The Lifters is his first work of fiction for 9-12 year olds, and is part underground adventure fantasy, part realistic examination of some oft-overlooked aspects of growing up. Twelve-year-old Granite Flowerpetal (he calls himself Gran, until it’s pointed out to him that Grant would be a much better alternative) has just moved to the economically depressed and sinkhole-ridden town of Carousel. Gran is neither popular nor ridiculed at his new school. It’s much worse; no one notices him.
“I think invisibility afflicts far more kids than almost any of the other stereotypical attributes,” Eggers says. “In so many schools that I’m in, I see kids that are shy, but not so shy that they’re crippled socially. But they sort of move through without garnering a lot of notice from their teachers or their peers.”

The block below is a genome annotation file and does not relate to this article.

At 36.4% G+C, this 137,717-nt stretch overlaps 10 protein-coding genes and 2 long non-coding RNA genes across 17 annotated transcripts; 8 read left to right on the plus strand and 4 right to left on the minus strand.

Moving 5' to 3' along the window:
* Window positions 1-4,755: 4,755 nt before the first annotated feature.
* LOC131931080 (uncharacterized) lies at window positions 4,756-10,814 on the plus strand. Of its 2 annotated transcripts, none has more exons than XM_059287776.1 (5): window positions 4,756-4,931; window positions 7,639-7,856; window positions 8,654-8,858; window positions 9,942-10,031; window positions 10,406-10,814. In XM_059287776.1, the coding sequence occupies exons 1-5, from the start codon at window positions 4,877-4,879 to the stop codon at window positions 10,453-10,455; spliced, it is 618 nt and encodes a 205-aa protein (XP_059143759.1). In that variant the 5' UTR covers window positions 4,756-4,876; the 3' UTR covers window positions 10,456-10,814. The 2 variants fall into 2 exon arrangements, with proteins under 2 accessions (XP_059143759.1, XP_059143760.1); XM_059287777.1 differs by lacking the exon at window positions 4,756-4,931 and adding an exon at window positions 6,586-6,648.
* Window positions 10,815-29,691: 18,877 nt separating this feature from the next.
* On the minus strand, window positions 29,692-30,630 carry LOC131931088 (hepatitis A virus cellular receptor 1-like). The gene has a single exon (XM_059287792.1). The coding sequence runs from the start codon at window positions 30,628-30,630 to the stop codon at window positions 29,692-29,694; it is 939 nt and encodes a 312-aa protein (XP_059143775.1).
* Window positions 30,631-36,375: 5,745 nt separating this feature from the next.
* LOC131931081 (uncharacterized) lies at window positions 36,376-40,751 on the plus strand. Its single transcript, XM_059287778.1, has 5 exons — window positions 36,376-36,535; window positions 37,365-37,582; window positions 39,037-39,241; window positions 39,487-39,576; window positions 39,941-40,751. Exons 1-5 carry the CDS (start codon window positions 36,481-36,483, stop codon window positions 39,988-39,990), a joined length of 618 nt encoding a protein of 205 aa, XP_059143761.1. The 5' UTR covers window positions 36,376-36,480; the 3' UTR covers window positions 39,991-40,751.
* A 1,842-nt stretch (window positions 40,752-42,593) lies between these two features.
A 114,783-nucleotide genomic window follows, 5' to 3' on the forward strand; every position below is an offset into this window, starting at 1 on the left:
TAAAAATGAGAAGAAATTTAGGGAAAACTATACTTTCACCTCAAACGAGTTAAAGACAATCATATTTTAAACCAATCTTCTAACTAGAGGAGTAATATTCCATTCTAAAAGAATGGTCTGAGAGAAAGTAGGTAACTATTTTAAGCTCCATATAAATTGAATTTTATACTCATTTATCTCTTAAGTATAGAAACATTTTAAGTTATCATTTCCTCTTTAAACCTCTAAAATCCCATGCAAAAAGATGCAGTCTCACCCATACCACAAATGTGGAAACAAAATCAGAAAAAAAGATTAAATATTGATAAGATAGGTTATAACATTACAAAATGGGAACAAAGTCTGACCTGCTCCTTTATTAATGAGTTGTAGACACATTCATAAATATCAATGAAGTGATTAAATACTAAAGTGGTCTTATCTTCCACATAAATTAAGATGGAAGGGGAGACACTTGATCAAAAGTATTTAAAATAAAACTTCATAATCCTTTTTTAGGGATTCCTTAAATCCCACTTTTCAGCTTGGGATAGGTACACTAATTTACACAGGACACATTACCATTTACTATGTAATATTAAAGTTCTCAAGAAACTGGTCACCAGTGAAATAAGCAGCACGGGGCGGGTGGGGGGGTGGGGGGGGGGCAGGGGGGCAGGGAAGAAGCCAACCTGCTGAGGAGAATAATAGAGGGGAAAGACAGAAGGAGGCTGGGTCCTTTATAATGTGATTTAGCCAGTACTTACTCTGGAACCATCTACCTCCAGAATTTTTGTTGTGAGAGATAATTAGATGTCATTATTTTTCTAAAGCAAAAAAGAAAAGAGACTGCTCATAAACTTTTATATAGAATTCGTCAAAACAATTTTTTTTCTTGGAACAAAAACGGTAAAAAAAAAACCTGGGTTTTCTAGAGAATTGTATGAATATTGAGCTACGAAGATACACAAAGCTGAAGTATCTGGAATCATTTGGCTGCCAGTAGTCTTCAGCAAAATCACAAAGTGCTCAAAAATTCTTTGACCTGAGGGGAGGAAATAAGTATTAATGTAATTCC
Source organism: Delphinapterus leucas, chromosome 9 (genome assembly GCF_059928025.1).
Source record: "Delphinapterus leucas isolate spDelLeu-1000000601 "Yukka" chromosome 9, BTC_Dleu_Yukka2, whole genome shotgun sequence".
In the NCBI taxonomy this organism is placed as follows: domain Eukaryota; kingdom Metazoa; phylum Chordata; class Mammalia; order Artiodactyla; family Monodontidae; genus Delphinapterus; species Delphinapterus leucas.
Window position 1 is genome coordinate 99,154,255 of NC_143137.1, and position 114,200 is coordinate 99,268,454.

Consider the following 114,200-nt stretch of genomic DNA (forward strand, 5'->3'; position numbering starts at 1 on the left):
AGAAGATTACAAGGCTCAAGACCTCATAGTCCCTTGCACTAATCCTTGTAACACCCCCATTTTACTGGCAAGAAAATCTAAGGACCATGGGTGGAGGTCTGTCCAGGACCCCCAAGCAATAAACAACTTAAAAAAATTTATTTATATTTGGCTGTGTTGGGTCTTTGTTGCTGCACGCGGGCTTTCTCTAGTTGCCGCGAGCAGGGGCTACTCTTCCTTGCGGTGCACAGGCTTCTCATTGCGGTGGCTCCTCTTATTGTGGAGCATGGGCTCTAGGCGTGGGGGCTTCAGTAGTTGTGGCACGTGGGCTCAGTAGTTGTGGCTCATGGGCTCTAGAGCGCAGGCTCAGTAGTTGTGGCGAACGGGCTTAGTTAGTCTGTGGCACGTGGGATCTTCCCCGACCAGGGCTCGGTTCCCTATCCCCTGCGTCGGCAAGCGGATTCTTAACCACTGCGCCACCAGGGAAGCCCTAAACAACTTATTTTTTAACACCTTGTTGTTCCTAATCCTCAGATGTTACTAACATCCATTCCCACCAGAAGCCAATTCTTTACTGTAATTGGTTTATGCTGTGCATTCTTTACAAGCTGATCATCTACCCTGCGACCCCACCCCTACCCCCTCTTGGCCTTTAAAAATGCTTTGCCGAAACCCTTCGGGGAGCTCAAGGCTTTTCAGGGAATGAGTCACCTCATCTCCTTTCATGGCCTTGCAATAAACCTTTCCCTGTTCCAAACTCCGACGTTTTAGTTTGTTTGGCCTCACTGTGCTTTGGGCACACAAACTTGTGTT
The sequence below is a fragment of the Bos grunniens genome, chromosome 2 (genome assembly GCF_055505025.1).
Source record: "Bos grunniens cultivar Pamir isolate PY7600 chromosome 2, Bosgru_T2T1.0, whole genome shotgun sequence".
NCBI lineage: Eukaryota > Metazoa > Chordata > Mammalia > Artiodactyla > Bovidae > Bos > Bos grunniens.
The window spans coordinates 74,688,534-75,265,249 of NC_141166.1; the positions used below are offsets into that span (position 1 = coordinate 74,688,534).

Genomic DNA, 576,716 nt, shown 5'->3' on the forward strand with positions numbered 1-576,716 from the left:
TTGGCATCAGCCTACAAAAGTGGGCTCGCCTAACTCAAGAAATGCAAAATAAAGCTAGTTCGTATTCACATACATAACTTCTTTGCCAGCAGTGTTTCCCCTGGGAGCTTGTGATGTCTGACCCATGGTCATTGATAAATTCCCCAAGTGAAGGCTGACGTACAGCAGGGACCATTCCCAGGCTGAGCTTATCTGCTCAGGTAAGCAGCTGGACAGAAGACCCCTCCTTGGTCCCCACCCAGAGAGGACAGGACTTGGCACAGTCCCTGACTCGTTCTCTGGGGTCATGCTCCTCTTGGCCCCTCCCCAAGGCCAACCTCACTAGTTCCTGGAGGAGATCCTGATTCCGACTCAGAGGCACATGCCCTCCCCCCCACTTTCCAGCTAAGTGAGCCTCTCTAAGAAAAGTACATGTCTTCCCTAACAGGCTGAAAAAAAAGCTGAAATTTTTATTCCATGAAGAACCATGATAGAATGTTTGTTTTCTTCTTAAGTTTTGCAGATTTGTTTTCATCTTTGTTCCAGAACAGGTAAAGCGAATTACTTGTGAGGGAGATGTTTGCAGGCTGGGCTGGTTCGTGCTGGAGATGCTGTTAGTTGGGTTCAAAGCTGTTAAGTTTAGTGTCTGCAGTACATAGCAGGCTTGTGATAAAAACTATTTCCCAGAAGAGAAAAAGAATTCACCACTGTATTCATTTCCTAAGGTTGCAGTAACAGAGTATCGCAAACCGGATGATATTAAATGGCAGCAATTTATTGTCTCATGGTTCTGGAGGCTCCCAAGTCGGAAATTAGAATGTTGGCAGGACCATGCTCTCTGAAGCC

Eggers thinks this is indicative of what a lot of kids crave. “That was the key driver for me to write the book and what kept me intrigued – this sense of purpose that I think kids want. They want nothing more in the world than to be given a task that they can own and that they can be successful with. They want to be treated like valuable fellow humans and not infants.”